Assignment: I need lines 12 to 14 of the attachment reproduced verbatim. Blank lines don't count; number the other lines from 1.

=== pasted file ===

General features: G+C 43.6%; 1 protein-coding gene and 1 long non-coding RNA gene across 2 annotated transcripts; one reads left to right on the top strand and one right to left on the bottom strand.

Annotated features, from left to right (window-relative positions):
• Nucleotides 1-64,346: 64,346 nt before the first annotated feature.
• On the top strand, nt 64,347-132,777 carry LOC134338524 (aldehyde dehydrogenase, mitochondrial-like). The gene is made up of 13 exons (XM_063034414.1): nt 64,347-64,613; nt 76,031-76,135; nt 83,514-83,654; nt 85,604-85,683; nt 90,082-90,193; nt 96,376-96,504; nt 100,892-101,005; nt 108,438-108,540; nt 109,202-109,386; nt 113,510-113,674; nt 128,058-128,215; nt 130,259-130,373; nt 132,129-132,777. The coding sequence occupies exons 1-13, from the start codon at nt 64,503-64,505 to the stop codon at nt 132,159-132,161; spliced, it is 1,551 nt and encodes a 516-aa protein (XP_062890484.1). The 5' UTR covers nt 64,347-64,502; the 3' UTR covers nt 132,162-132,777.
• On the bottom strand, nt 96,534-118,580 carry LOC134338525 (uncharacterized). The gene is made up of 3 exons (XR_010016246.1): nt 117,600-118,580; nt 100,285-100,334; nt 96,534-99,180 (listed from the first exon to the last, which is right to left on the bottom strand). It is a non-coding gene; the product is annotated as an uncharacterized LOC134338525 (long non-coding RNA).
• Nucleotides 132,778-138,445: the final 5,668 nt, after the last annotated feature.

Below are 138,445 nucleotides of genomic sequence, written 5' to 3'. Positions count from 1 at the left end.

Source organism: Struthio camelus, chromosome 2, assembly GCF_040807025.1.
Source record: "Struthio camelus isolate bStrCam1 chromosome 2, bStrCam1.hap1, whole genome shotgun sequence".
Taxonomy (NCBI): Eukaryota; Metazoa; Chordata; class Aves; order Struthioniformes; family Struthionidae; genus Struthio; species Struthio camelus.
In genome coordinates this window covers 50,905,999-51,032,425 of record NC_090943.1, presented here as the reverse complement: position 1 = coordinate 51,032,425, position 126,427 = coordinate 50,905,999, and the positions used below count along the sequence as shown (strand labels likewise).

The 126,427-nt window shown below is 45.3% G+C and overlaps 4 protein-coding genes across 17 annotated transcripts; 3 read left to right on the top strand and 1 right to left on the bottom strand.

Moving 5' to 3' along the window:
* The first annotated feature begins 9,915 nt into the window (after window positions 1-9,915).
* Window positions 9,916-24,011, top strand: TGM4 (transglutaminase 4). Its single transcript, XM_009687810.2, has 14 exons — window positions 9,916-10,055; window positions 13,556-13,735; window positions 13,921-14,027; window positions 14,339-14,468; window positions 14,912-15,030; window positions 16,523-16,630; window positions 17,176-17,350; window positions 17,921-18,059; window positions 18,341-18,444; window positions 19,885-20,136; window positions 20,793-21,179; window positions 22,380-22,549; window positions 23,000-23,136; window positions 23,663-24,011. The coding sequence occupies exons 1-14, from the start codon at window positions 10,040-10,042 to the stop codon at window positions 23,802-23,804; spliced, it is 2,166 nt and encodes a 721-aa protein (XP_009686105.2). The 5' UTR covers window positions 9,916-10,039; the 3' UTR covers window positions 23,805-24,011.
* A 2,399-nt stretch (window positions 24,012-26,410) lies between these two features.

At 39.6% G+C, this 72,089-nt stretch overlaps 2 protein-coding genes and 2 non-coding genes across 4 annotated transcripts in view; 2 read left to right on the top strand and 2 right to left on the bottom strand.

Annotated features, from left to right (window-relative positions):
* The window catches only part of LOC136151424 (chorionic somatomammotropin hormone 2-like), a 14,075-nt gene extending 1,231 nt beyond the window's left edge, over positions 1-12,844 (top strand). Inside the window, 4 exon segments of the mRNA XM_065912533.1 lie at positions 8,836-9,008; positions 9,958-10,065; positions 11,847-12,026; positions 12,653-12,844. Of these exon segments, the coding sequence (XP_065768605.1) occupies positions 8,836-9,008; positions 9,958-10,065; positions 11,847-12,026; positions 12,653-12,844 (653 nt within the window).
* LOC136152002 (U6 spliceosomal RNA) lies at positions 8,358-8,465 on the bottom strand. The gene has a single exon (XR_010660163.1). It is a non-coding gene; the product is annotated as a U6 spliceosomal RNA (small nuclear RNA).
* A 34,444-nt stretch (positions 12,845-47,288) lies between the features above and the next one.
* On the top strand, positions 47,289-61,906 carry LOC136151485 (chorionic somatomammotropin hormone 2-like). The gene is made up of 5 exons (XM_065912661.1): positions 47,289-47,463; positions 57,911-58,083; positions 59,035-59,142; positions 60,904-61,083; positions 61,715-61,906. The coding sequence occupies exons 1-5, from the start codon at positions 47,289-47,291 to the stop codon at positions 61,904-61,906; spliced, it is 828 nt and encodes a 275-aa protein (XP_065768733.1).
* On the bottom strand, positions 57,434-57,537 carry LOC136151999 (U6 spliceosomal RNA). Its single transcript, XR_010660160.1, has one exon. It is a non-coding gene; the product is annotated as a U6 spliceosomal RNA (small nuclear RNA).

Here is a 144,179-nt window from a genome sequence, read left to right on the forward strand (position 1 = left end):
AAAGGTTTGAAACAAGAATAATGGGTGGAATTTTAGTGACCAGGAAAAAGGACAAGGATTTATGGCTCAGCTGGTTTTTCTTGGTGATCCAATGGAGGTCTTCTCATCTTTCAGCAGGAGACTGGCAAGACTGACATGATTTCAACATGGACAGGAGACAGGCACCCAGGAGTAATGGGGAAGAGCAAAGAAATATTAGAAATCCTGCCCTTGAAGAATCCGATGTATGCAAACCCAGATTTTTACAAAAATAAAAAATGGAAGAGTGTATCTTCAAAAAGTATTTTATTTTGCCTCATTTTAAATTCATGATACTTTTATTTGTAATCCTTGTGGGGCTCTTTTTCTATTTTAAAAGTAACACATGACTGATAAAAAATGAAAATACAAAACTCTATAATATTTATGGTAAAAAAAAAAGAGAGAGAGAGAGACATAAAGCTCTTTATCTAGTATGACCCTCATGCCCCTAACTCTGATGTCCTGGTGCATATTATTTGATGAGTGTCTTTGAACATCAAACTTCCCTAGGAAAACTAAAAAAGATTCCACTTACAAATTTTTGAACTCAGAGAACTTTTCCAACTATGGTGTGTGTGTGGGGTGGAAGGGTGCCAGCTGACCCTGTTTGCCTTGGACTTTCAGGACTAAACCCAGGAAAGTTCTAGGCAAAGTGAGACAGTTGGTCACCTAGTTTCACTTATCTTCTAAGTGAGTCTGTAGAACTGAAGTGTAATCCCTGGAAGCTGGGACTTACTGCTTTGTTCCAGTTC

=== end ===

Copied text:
The 126,427-nt window shown below is 45.3% G+C and overlaps 4 protein-coding genes across 17 annotated transcripts; 3 read left to right on the top strand and 1 right to left on the bottom strand.

Moving 5' to 3' along the window:
* The first annotated feature begins 9,915 nt into the window (after window positions 1-9,915).